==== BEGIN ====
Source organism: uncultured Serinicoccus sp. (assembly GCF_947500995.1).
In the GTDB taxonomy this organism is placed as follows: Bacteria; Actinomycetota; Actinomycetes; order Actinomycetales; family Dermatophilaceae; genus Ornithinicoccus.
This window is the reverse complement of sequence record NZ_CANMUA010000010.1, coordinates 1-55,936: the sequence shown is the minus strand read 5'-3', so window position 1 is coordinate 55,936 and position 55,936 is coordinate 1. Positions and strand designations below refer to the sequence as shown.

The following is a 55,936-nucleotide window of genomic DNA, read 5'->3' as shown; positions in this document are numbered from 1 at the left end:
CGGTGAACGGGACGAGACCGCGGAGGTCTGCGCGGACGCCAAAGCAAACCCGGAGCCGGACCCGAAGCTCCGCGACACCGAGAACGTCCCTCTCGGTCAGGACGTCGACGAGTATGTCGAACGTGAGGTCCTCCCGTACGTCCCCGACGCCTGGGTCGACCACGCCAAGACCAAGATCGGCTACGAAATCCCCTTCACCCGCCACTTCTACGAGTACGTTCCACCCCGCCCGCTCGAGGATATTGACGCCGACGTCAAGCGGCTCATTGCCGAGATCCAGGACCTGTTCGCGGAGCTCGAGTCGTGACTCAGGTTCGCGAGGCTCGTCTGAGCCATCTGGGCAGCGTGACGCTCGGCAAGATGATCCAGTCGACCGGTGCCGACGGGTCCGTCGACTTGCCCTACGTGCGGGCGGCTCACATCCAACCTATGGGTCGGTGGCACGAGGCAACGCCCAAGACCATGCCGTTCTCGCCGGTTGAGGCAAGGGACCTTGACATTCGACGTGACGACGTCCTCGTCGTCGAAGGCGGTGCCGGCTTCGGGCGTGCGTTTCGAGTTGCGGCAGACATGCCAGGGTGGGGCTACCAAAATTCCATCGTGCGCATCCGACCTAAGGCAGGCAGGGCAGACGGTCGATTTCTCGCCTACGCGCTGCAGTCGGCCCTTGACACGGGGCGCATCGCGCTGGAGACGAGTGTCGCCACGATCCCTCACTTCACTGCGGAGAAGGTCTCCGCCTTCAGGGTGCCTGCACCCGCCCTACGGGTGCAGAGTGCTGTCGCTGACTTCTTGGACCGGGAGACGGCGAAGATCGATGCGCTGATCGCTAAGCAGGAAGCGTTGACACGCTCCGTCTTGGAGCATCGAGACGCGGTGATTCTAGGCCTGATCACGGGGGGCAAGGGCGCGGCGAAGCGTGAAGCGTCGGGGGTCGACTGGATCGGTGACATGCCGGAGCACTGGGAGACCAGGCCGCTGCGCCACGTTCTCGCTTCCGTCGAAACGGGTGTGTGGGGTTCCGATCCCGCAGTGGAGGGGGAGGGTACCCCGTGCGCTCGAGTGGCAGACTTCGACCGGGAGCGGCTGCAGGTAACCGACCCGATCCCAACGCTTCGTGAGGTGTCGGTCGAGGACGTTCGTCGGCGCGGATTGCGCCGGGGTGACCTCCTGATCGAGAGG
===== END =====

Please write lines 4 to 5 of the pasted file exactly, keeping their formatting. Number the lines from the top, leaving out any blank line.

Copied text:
The following is a 55,936-nucleotide window of genomic DNA, read 5'->3' as shown; positions in this document are numbered from 1 at the left end:
CGGTGAACGGGACGAGACCGCGGAGGTCTGCGCGGACGCCAAAGCAAACCCGGAGCCGGACCCGAAGCTCCGCGACACCGAGAACGTCCCTCTCGGTCAGGACGTCGACGAGTATGTCGAACGTGAGGTCCTCCCGTACGTCCCCGACGCCTGGGTCGACCACGCCAAGACCAAGATCGGCTACGAAATCCCCTTCACCCGCCACTTCTACGAGTACGTTCCACCCCGCCCGCTCGAGGATATTGACGCCGACGTCAAGCGGCTCATTGCCGAGATCCAGGACCTGTTCGCGGAGCTCGAGTCGTGACTCAGGTTCGCGAGGCTCGTCTGAGCCATCTGGGCAGCGTGACGCTCGGCAAGATGATCCAGTCGACCGGTGCCGACGGGTCCGTCGACTTGCCCTACGTGCGGGCGGCTCACATCCAACCTATGGGTCGGTGGCACGAGGCAACGCCCAAGACCATGCCGTTCTCGCCGGTTGAGGCAAGGGACCTTGACATTCGACGTGACGACGTCCTCGTCGTCGAAGGCGGTGCCGGCTTCGGGCGTGCGTTTCGAGTTGCGGCAGACATGCCAGGGTGGGGCTACCAAAATTCCATCGTGCGCATCCGACCTAAGGCAGGCAGGGCAGACGGTCGATTTCTCGCCTACGCGCTGCAGTCGGCCCTTGACACGGGGCGCATCGCGCTGGAGACGAGTGTCGCCACGATCCCTCACTTCACTGCGGAGAAGGTCTCCGCCTTCAGGGTGCCTGCACCCGCCCTACGGGTGCAGAGTGCTGTCGCTGACTTCTTGGACCGGGAGACGGCGAAGATCGATGCGCTGATCGCTAAGCAGGAAGCGTTGACACGCTCCGTCTTGGAGCATCGAGACGCGGTGATTCTAGGCCTGATCACGGGGGGCAAGGGCGCGGCGAAGCGTGAAGCGTCGGGGGTCGACTGGATCGGTGACATGCCGGAGCACTGGGAGACCAGGCCGCTGCGCCACGTTCTCGCTTCCGTCGAAACGGGTGTGTGGGGTTCCGATCCCGCAGTGGAGGGGGAGGGTACCCCGTGCGCTCGAGTGGCAGACTTCGACCGGGAGCGGCTGCAGGTAACCGACCCGATCCCAACGCTTCGTGAGGTGTCGGTCGAGGACGTTCGTCGGCGCGGATTGCGCCGGGGTGACCTCCTGATCGAGAGG